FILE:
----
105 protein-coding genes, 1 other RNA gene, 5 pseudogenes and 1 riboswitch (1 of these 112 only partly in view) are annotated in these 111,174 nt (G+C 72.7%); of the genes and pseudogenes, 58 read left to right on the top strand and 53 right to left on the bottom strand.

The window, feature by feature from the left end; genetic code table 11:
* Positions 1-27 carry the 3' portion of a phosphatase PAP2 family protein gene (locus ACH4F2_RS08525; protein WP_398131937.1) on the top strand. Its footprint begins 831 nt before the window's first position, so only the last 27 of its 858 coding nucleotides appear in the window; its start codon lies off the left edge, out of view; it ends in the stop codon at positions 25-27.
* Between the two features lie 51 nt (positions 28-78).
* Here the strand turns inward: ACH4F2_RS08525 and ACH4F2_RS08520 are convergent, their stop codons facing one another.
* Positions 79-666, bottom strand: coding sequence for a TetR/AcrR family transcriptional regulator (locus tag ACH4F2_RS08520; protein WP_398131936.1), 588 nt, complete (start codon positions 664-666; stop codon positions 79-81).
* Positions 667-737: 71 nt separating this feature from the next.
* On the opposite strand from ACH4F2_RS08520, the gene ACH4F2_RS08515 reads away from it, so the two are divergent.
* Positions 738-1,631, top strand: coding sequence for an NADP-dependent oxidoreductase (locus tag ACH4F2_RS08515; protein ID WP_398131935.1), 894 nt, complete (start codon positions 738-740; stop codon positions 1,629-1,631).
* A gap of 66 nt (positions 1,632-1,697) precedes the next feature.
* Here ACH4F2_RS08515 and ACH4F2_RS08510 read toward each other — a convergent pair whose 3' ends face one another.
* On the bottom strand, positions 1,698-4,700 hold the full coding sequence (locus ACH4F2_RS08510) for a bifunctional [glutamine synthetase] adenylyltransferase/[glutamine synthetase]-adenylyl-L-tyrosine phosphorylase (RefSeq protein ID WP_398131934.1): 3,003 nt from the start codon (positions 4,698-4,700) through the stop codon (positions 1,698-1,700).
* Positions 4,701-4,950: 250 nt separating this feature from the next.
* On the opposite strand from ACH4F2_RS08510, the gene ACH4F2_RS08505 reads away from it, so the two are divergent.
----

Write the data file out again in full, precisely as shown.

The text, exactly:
105 protein-coding genes, 1 other RNA gene, 5 pseudogenes and 1 riboswitch (1 of these 112 only partly in view) are annotated in these 111,174 nt (G+C 72.7%); of the genes and pseudogenes, 58 read left to right on the top strand and 53 right to left on the bottom strand.

The window, feature by feature from the left end; genetic code table 11:
* Positions 1-27 carry the 3' portion of a phosphatase PAP2 family protein gene (locus ACH4F2_RS08525; protein WP_398131937.1) on the top strand. Its footprint begins 831 nt before the window's first position, so only the last 27 of its 858 coding nucleotides appear in the window; its start codon lies off the left edge, out of view; it ends in the stop codon at positions 25-27.
* Between the two features lie 51 nt (positions 28-78).
* Here the strand turns inward: ACH4F2_RS08525 and ACH4F2_RS08520 are convergent, their stop codons facing one another.
* Positions 79-666, bottom strand: coding sequence for a TetR/AcrR family transcriptional regulator (locus tag ACH4F2_RS08520; protein WP_398131936.1), 588 nt, complete (start codon positions 664-666; stop codon positions 79-81).
* Positions 667-737: 71 nt separating this feature from the next.
* On the opposite strand from ACH4F2_RS08520, the gene ACH4F2_RS08515 reads away from it, so the two are divergent.
* Positions 738-1,631, top strand: coding sequence for an NADP-dependent oxidoreductase (locus tag ACH4F2_RS08515; protein ID WP_398131935.1), 894 nt, complete (start codon positions 738-740; stop codon positions 1,629-1,631).
* A gap of 66 nt (positions 1,632-1,697) precedes the next feature.
* Here ACH4F2_RS08515 and ACH4F2_RS08510 read toward each other — a convergent pair whose 3' ends face one another.
* On the bottom strand, positions 1,698-4,700 hold the full coding sequence (locus ACH4F2_RS08510) for a bifunctional [glutamine synthetase] adenylyltransferase/[glutamine synthetase]-adenylyl-L-tyrosine phosphorylase (RefSeq protein ID WP_398131934.1): 3,003 nt from the start codon (positions 4,698-4,700) through the stop codon (positions 1,698-1,700).
* Positions 4,701-4,950: 250 nt separating this feature from the next.
* On the opposite strand from ACH4F2_RS08510, the gene ACH4F2_RS08505 reads away from it, so the two are divergent.